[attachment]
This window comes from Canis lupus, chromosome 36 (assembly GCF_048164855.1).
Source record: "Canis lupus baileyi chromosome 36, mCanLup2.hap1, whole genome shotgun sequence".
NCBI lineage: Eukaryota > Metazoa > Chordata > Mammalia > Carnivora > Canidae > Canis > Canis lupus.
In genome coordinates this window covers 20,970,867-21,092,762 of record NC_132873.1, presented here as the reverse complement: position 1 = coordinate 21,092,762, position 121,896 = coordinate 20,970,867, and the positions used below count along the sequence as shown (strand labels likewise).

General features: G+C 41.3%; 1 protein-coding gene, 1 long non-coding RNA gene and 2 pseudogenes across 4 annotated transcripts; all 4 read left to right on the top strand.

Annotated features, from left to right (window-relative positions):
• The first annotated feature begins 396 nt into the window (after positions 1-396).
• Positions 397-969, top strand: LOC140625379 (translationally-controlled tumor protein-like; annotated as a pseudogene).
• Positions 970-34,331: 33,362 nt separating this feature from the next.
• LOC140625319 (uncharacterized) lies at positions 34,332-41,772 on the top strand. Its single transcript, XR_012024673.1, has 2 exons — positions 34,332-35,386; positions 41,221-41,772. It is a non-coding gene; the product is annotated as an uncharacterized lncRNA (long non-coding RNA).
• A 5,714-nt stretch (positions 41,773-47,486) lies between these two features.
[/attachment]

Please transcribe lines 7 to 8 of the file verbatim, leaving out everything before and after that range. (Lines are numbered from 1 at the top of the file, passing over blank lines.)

• The first annotated feature begins 396 nt into the window (after positions 1-396).
• Positions 397-969, top strand: LOC140625379 (translationally-controlled tumor protein-like; annotated as a pseudogene).